COVINGTON Special Prosecutor Fred Bright announced Monday that all defendants who were charged in 2008 in connection with a disturbance involving the family of Juvenile Court Judge Sheri Roberts have pleaded guilty and have been sentenced.
Facing state charges in connection with the Dec. 29, 2008, incident were James Kevin Cruikshank, the judge's brother-in-law; GiGi Cruikshank, the judge's sister; and Matthew Hill Roberts, the judge's husband.
The judge's mother, Peggy Capes, 62, of 7200 Charter on Flat Rock, was initially charged under a city of Covington ordinance with public drunkenness, but on May 20, 2009, was allowed to plead guilty to disorderly conduct in Covington Municipal Court and pay a $287 fine, according to court records.
Because of the other defendants' relationship with the judge, their cases were transferred to the Ocmulgee Judicial Circuit and were ultimately heard by a judge in Athens.
The 2008 incident began a little after midnight when a neighbor notified 911 about a disturbance at 7121 Crestview Drive. Covington Police Department officers arrived to find the three defendants uncooperative.
"There was a lot of cussing going on, alcohol, foul language, officers trying to calm everybody down," Bright said. "There was a neighbor who called it in for what he thought was a family fight. The officers have a duty to check it out."
Initially, James Kevin Cruikshank was charged with felony obstruction of a police officer, but Bright said through Covington defense attorney Steve Hathorn, a plea agreement was reached in which some charges were merged and all charges in connection with the incident were reduced to misdemeanors.
"Everybody pleaded guilty as charged and everybody qualified as first offender. To qualify for first offender, you must have no prior felony record and you can only use it once in your life," Bright said, adding that the only person who had a prior arrest record was Mr. Cruikshank, who had been convicted of DUI in 1983 and 1989, both times pleading nolo contendere, meaning he declined to dispute or admit the charges.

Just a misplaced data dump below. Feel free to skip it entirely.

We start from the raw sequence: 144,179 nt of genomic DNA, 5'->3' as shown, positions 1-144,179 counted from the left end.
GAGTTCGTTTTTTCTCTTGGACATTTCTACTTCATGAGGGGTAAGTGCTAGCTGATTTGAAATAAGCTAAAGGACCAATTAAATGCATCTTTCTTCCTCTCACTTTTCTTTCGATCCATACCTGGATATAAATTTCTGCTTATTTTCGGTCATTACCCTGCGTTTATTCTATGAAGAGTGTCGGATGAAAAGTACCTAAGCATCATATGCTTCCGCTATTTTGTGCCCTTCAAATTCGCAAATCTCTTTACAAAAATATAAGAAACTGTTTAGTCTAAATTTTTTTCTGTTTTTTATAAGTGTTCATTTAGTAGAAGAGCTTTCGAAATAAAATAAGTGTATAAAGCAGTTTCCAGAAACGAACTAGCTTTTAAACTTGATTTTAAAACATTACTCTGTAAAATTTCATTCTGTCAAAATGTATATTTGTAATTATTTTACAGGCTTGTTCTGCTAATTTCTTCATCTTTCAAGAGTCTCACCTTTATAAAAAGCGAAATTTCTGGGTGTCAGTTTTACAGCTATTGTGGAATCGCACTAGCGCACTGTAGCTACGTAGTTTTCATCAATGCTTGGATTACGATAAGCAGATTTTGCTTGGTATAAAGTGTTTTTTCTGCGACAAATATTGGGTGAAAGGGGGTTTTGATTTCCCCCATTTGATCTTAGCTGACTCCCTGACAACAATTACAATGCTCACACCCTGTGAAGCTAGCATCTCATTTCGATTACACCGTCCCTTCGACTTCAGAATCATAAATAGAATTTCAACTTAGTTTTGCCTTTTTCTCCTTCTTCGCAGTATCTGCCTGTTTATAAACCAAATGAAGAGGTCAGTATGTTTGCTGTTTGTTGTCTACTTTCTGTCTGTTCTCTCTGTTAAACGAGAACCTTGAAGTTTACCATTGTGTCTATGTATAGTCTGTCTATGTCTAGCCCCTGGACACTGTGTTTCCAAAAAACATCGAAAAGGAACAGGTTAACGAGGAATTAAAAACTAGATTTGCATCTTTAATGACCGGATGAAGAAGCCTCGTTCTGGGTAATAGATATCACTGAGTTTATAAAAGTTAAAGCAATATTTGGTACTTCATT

Charges and sentences handed down by Judge Lawton Stephens of the Western Judicial Circuit were as follows:
James Kevin Cruikshank, 44, of 7121 Crestview Drive, was charged with two counts of obstruction of a law enforcement officer and disorderly conduct which resulted from his "resisting arrest and unlawfully acting in a violent or tumultuous manner." He received 36 months probation and a fine of $1,000.
GiGi Lynn Cruikshank, 45, of 7121 Crestview Drive, was charged with obstruction of a law enforcement officer and disorderly conduct for "unlawfully acting in a violent and in a tumultuous manner toward another person and intervening in officers' attempts to handcuff James Cruikshank." She was sentenced to 12 months probation and a $500 fine.
Matthew Hill Roberts, 31, of 7200 Charter on Flat Rock was charged with obstruction of a law enforcement officer and disorderly conduct for "unlawfully acting in a violent or tumultuous manner by resisting arrest." He received 12 months probation and a $500 fine.
Bright said the pleas were negotiated with input from the Covington Police Department.
"I went to Newton County on Wednesday, July 22 ... we went to the Covington Police Department and sat down with Police Chief Stacey Cotton and the officers involved in this case," Bright said. "We talked about the case, and the plea had their blessing. Chief Cotton said he was fine with it and so were the officers. They were all satisfied. We wanted to hold the defendants accountable for what they did."